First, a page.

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Frenzied, fickle club scene faces facts

SHANGHAI'S thronged club scene is famous and fickle and now it's feeling the hard times. Some hot spots close and some hang on, while some non-mainstream venues say business is hot, reports Yao Minji.

Jessica Xu was surprised to see Bling's lights off at 2am on a Saturday night/Sunday morning. Once her favorite hip-hop venue, the celebrity-infested club now has only a handful of guests on a weekday night and even closes early on some weekends.

The impact of the global financial crisis is felt far beyond Wall Street on partygoers around the world. It has whacked the nightlife scene in Shanghai hard and the consequences have become evident after the Chinese Lunar New Year. At that time, many people had illusions that the party would go on and on.

It's still there, of course, but there's not as much of that stuff Shanghai is famous for ?? the variety of music, excited crowds, celebrity DJs and musicians from all over the world, luxurious interior decor and expensive cocktails.

"I had to close my second club in October because of the recession," says Paul Lu, who has 15 years as a DJ, pub manager and club owner. He still operates Live Club near Zhongshan Park, but had to shut a club of the same name in Yangpu District.

"It was bad timing and bad luck. For the first few months, you have to put in money. But I opened it right before the crisis, so suddenly I found myself out of cash to keep it running," says Lu.

Only the good ones last and make money, says Lu.

"The city's nightlife scene gets reshuffled every few months, with old clubs closing and new ones opening. If a place doesn't get much attention in the first three months, it's basically a dead end."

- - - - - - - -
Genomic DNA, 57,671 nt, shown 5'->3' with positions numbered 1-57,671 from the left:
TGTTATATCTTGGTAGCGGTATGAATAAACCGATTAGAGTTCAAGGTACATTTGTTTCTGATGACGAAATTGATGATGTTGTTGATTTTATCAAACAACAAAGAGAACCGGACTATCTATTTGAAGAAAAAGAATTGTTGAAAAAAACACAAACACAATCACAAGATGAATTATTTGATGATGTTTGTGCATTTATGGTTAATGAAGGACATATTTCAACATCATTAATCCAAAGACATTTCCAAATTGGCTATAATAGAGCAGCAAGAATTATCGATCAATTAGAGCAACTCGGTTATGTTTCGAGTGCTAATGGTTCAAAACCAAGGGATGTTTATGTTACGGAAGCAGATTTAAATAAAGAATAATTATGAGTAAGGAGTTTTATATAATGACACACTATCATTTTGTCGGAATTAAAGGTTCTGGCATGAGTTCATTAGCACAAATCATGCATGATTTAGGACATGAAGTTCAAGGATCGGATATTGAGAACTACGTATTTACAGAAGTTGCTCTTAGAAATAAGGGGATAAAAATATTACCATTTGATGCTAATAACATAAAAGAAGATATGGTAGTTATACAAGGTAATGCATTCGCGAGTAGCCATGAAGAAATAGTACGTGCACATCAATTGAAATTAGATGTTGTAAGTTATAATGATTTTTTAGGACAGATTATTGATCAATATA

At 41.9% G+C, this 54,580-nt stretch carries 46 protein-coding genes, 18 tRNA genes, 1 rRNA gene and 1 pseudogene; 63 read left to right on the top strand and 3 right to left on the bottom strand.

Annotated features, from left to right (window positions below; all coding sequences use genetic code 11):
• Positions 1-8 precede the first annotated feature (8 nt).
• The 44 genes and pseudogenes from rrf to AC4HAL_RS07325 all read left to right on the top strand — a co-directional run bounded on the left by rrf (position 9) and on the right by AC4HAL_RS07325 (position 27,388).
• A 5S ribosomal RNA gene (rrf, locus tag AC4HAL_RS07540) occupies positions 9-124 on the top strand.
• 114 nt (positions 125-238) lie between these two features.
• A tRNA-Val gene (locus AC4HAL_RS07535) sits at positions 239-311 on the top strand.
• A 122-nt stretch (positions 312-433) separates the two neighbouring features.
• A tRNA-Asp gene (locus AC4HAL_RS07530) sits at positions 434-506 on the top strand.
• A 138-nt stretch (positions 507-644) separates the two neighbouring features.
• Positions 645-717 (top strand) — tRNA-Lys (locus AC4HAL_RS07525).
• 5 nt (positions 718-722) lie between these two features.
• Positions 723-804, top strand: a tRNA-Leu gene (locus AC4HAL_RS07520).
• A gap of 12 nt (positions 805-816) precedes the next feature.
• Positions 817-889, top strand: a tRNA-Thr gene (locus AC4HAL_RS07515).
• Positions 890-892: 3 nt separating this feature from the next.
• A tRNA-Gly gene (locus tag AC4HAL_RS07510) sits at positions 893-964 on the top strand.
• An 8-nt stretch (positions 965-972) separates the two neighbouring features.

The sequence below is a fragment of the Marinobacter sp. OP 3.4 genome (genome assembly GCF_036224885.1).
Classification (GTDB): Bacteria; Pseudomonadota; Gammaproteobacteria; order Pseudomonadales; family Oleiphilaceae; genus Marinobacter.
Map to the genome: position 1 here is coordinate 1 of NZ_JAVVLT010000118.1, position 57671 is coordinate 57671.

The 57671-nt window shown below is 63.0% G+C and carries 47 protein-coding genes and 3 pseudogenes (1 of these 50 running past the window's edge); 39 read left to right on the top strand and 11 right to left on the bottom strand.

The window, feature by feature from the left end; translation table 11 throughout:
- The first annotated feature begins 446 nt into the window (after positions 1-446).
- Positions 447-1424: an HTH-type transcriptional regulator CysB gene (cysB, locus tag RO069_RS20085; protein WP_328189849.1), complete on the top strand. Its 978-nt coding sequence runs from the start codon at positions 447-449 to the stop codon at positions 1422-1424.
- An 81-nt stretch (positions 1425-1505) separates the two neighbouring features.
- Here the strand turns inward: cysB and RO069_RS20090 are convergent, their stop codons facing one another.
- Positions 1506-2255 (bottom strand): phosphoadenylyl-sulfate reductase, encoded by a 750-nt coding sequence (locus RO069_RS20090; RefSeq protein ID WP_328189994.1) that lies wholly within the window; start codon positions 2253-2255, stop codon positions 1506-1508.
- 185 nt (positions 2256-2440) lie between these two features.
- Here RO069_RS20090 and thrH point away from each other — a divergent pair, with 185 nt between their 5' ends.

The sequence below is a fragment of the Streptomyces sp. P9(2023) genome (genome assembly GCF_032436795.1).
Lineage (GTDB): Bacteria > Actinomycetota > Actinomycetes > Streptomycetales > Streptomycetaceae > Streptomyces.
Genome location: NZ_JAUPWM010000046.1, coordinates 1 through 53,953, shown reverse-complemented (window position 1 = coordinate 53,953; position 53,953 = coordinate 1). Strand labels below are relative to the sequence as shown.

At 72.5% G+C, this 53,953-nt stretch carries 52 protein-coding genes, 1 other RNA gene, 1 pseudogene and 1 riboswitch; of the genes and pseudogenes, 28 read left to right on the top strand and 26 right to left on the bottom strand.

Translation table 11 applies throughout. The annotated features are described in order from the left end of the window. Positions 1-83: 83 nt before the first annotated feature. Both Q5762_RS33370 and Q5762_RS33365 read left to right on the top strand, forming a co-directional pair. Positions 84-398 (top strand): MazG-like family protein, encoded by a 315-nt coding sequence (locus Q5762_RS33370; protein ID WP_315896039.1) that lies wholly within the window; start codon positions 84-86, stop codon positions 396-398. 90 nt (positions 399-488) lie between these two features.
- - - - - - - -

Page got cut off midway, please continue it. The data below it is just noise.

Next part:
That's when times were good.

Even the big-name clubs are sending SMS and e-mails out crazily every day to get more customers. Forget about opening for new clubs. Nobody dares.

Now, the big picture looks like this ?? the most popular clubs are doing okay but only on weekends; the newer and smaller ones are holding on for dear life, but the really small and non-mainstream places are finding it easier to attract both performers and guests.


The big popular names mostly have survived, although some have it harder than others. The exceptions are the now-darkened nightlife landmarks Ark in Xintiandi and Attica on the Bund.

An industry insider named Zhang (who requested his full name not be used), who has worked in both places' marketing departments, says the hard times result from decreasing business and rocketing rents.

Ark was arguably the best live house in Shanghai, and most rock lovers and J-pop fans spent a lot of time in the large venue with its excellent sound systems.

The name was also associated over its three years with many small but successful live performances by less-mainstream names such as Japanese band L'arc-en-ciel.

All that reputation and all those legends were still not enough to save the place, as it went through the downturn. The Japanese investor quit first, and all others pulled out soon after. It closed last June.

"The increase in the rent was just a minor excuse for closing, as it really was running out of new selling points," says Zhang.